I didn’t use it very well, though; in my final hand I was overly passive then overly aggressive, the latter being encouraged by way of punishment for the former and, although I got it in a spot some people might think was decent, I wasn’t happy with it.

I was on a new table for the day – I’d been there for about an hour – and the player on my left had been involved in a few pots, but nothing out of the ordinary. It’s folded around to me and I look down in the small blind at As3c. Now, normally, against most relatively straightforward opponents, this is mostly a raising spot, but for some reason I decided I would limp. Then, expecting him to raise light, I would re-raise him, making my hand, which would mostly be best anyway, look even stronger, and again, mostly, he would be likely to raise-fold.

Now, as with many strategies in poker that are abused, misused and misspoken about on forums, mostly by people with hoodies and headphones (even when they play online, I think), as a general principal, the theory behind my move is very valid, but it’s hard to justify unless you have a reasonable expectation that your opponent will behave in the way your plan requires him to. Furthermore, this belief must be based on the tendencies you have observed from that opponent and not just because you think its “standard” or what you would do if you were in their position. (Remember, it’s them in their position not you!).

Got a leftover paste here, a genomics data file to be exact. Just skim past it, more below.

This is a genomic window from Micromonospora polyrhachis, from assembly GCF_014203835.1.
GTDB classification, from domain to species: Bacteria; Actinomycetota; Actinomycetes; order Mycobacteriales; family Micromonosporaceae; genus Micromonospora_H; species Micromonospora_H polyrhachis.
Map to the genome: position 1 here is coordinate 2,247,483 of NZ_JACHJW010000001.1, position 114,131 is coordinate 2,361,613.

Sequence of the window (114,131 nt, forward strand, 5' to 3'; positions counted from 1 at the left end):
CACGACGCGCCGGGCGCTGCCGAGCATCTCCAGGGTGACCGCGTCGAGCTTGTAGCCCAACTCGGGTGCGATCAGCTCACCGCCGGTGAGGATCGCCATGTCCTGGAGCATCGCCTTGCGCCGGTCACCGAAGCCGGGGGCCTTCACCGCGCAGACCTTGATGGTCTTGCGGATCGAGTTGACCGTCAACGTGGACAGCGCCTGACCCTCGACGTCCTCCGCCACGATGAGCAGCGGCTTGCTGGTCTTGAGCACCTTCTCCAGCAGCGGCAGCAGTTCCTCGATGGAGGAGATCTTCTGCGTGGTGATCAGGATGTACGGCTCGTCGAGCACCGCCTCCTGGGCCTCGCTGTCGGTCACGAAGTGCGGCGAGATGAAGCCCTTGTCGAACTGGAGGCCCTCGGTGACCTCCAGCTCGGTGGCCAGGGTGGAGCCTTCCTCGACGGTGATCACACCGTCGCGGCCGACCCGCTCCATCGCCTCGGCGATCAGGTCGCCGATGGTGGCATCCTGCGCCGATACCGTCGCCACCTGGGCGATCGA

As it happens, my opponent did what he was most likely to do with most hands in this spot. He checked behind, so we went to the flop.

The flop was Qs9s4s and, again, probably partially as a result of my failed pre-flop plan, I decided a check-raise would be a good idea. Again, this requires my opponent to bet when I check, which is far from guaranteed, although the line has more merit than the pre-flop line against this opponent. Once I check, he will likely bet with any pair and straight draw or any high spade. So I check and he bets 4K (blinds 800/1600). I execute the plan with military precision, raising to 10k.

Now, I expect him to fold a lot here, or even call then fold to a turn bet or shove. As it happens, he re-raises again to 20K. I had a stack of about 50K so it would have been just about possible to flat his last raise and then check-fold a brick turn, leaving myself about 20BB, but overall I think that is too much of a waste of chips. So I am left with the option of folding or getting it all-in. If he has a decent queen, I may have 12 outs with the ace as well as the spades, which leaves me little worse than a flip. With all the dead money in the pot (well played me for creating my own pot odds with the worst hand and worst equity), I decided to lump it in like a monkey with a small chance he might fold (in reality, I probably have more chance of doing Megan Fox) and the chance of a virtual flip (dream on) if he called.

So he snaps me off with T-2 of spades and I miss what is now a seven-outer and I am off back down the M6 for a drive longer than the time I spent playing day 2. Great tournament, though. I strongly recommend making the effort to attend these Grosvenor 25/25 events. They are a great concept and great opportunity to win big money from a small outlay.

Tags: Paul Jackson, strategy, Grosvenor 25/25